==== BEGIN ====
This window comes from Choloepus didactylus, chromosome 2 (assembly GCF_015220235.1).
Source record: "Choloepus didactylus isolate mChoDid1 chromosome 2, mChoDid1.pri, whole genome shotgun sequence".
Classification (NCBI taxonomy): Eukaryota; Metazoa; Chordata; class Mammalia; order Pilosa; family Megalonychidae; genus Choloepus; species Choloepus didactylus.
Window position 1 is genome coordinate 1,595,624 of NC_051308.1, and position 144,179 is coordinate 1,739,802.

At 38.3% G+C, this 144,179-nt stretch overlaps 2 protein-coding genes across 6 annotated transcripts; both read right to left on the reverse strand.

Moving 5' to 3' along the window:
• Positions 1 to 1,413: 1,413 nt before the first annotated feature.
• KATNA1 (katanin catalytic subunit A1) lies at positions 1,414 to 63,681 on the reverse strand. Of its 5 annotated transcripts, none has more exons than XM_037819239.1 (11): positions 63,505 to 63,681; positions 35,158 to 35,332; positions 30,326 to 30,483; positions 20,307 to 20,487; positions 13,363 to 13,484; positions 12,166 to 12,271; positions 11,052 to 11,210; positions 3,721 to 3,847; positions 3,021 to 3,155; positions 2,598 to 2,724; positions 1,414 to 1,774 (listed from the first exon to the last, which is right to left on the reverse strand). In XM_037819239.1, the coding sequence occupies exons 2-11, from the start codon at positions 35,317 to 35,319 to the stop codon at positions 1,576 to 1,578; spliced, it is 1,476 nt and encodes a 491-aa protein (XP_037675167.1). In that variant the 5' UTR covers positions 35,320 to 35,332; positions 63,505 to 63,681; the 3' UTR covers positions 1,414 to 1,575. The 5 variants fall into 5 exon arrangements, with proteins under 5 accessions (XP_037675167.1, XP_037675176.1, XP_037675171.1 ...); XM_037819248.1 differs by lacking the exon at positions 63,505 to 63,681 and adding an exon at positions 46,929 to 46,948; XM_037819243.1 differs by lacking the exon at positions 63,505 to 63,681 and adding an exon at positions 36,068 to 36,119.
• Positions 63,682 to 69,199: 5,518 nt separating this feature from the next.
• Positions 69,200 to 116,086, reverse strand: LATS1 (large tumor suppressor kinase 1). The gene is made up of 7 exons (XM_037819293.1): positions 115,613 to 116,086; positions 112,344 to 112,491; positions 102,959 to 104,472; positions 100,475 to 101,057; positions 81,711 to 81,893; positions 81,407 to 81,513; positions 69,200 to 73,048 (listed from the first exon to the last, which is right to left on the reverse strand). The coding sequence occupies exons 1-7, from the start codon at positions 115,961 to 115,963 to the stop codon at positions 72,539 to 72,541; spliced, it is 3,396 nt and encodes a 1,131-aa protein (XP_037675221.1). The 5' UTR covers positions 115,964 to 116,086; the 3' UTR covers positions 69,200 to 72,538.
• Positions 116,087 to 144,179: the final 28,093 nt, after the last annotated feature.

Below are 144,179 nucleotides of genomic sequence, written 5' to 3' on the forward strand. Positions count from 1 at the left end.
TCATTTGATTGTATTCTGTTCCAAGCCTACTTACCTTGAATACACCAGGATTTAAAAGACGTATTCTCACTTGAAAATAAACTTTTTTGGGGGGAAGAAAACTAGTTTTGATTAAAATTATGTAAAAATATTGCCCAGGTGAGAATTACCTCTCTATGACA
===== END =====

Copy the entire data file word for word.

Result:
This window comes from Choloepus didactylus, chromosome 2 (assembly GCF_015220235.1).
Source record: "Choloepus didactylus isolate mChoDid1 chromosome 2, mChoDid1.pri, whole genome shotgun sequence".
Classification (NCBI taxonomy): Eukaryota; Metazoa; Chordata; class Mammalia; order Pilosa; family Megalonychidae; genus Choloepus; species Choloepus didactylus.
Window position 1 is genome coordinate 1,595,624 of NC_051308.1, and position 144,179 is coordinate 1,739,802.

At 38.3% G+C, this 144,179-nt stretch overlaps 2 protein-coding genes across 6 annotated transcripts; both read right to left on the reverse strand.

Moving 5' to 3' along the window:
• Positions 1 to 1,413: 1,413 nt before the first annotated feature.
• KATNA1 (katanin catalytic subunit A1) lies at positions 1,414 to 63,681 on the reverse strand. Of its 5 annotated transcripts, none has more exons than XM_037819239.1 (11): positions 63,505 to 63,681; positions 35,158 to 35,332; positions 30,326 to 30,483; positions 20,307 to 20,487; positions 13,363 to 13,484; positions 12,166 to 12,271; positions 11,052 to 11,210; positions 3,721 to 3,847; positions 3,021 to 3,155; positions 2,598 to 2,724; positions 1,414 to 1,774 (listed from the first exon to the last, which is right to left on the reverse strand). In XM_037819239.1, the coding sequence occupies exons 2-11, from the start codon at positions 35,317 to 35,319 to the stop codon at positions 1,576 to 1,578; spliced, it is 1,476 nt and encodes a 491-aa protein (XP_037675167.1). In that variant the 5' UTR covers positions 35,320 to 35,332; positions 63,505 to 63,681; the 3' UTR covers positions 1,414 to 1,575. The 5 variants fall into 5 exon arrangements, with proteins under 5 accessions (XP_037675167.1, XP_037675176.1, XP_037675171.1 ...); XM_037819248.1 differs by lacking the exon at positions 63,505 to 63,681 and adding an exon at positions 46,929 to 46,948; XM_037819243.1 differs by lacking the exon at positions 63,505 to 63,681 and adding an exon at positions 36,068 to 36,119.
• Positions 63,682 to 69,199: 5,518 nt separating this feature from the next.
• Positions 69,200 to 116,086, reverse strand: LATS1 (large tumor suppressor kinase 1). The gene is made up of 7 exons (XM_037819293.1): positions 115,613 to 116,086; positions 112,344 to 112,491; positions 102,959 to 104,472; positions 100,475 to 101,057; positions 81,711 to 81,893; positions 81,407 to 81,513; positions 69,200 to 73,048 (listed from the first exon to the last, which is right to left on the reverse strand). The coding sequence occupies exons 1-7, from the start codon at positions 115,961 to 115,963 to the stop codon at positions 72,539 to 72,541; spliced, it is 3,396 nt and encodes a 1,131-aa protein (XP_037675221.1). The 5' UTR covers positions 115,964 to 116,086; the 3' UTR covers positions 69,200 to 72,538.
• Positions 116,087 to 144,179: the final 28,093 nt, after the last annotated feature.

Below are 144,179 nucleotides of genomic sequence, written 5' to 3' on the forward strand. Positions count from 1 at the left end.
TCATTTGATTGTATTCTGTTCCAAGCCTACTTACCTTGAATACACCAGGATTTAAAAGACGTATTCTCACTTGAAAATAAACTTTTTTGGGGGGAAGAAAACTAGTTTTGATTAAAATTATGTAAAAATATTGCCCAGGTGAGAATTACCTCTCTATGACA